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How to Really Rein In the Super Rich


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Thomas Piketty is right—inequality is on the rise. But until Wall Street gets out of Washington, neither the French economist nor regular Americans will be able to shift the status quo

The rules of the game that currently incentivize unequal distribution will never change unless the people making those rules, the people seated at the tables of power, change as well:

Tolbert shared his own story, one only made possible by state-funded HIV medications that are constantly threatened by budget cuts.Tolbert works as a peer health educator but is paid so little that he qualifies for public supports.  Recently, even those few public benefits were taken away because Tolbert transitioned from supportive housing to independent living—a move you would think everyone would be in favor of, but which meant Tolbert’s government health benefits being jeopardized.  He’s currently fighting to have them reinstated.  

“Big corporations and the rich are fine with people like me dying,” said Tolbert.  “The only problem with that is I’m not ready to die.” 

And while for Bobby Tolbert, public supports literally make the difference between life and death, the situation is pretty much as dire for millions of Americans who increasingly rely on food stamps and Medicaid and housing assistance to survive. At the same time our deliberately and aggressively unequal economy has pushed millions more Americans toward poverty and they need more help than ever, conservative corporate elites are pushing for public assistance to be slashed. Tolbert agrees with Piketty — and the majority of American voters — about taxing the wealthy to spread assistance and opportunity to the poor and working class.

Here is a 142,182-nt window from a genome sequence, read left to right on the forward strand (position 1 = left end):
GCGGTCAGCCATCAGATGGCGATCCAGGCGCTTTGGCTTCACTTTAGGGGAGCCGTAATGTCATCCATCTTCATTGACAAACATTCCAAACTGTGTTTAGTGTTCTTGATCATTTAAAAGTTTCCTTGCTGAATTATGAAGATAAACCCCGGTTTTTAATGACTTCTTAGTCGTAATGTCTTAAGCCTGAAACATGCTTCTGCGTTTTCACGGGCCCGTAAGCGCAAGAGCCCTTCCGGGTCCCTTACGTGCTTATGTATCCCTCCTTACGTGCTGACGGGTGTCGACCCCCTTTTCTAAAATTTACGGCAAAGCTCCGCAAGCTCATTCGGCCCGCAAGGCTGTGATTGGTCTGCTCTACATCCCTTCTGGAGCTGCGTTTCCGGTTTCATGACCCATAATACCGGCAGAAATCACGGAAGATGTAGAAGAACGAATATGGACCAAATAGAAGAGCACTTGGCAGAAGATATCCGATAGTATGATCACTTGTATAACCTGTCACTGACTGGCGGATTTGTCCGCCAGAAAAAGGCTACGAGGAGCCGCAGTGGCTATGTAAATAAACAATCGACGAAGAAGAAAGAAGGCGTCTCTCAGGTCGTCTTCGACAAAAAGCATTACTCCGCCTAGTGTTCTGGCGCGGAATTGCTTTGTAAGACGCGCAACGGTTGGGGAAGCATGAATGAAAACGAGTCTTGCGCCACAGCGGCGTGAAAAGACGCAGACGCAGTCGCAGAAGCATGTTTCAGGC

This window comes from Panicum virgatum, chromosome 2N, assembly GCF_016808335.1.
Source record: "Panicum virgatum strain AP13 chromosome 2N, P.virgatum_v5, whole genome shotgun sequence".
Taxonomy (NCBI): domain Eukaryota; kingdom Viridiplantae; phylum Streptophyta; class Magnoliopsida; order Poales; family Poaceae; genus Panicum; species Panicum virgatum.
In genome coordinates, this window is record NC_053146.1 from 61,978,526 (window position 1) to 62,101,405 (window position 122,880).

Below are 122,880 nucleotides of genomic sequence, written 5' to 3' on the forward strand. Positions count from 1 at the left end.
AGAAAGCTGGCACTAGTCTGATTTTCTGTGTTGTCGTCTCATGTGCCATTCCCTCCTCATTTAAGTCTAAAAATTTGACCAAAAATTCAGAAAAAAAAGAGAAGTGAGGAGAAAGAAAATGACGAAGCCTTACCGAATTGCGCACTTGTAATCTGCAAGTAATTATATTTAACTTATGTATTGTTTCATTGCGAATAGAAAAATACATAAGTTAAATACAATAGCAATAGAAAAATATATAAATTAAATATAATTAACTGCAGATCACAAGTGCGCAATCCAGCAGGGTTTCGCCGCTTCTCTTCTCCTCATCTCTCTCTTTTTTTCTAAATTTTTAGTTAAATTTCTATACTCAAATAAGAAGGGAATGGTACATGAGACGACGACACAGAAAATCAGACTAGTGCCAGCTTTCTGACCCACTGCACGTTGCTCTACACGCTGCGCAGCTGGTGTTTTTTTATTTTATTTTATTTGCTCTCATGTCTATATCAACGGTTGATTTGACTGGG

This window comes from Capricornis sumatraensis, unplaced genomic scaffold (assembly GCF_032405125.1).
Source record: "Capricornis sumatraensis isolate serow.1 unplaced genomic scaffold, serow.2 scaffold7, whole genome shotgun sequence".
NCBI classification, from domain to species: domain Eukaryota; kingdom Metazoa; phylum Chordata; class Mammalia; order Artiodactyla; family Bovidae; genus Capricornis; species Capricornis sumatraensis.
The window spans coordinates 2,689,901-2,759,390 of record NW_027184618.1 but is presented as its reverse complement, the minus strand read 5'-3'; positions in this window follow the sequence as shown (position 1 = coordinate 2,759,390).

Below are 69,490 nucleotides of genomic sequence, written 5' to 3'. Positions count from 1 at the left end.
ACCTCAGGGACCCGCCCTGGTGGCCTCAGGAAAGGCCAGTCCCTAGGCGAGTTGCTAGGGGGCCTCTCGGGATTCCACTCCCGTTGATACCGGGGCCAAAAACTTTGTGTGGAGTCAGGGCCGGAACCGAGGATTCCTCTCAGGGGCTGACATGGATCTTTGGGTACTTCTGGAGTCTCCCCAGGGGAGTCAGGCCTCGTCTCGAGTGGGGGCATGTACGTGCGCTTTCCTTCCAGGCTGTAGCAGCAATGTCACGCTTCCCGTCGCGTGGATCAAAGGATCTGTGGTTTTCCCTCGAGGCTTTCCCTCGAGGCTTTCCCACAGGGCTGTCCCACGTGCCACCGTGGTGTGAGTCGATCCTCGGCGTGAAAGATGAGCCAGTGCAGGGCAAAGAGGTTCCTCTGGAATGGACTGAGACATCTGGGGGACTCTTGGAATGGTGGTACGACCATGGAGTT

But Tolbert argues for something that Piketty and most of the academic and political debate about inequality seem to miss — that the nature of our economy, the rules of the game that currently incentivize unequal distribution, will never change unless the people making those rules, the people seated at the tables of power, change as well. In other words, as long as economic policy decisions are made by Wall Street and their proxies (see, e.g., Treasury Secretaries Robert Rubin, Henry Paulson and Timothy Geithner) then Thomas Piketty’s ideas won’t be included in the discussion, let alone Bobby Tolbert’s.

What he fails to see is that it's very, very hard to dislodged the entrenched power of the current system.

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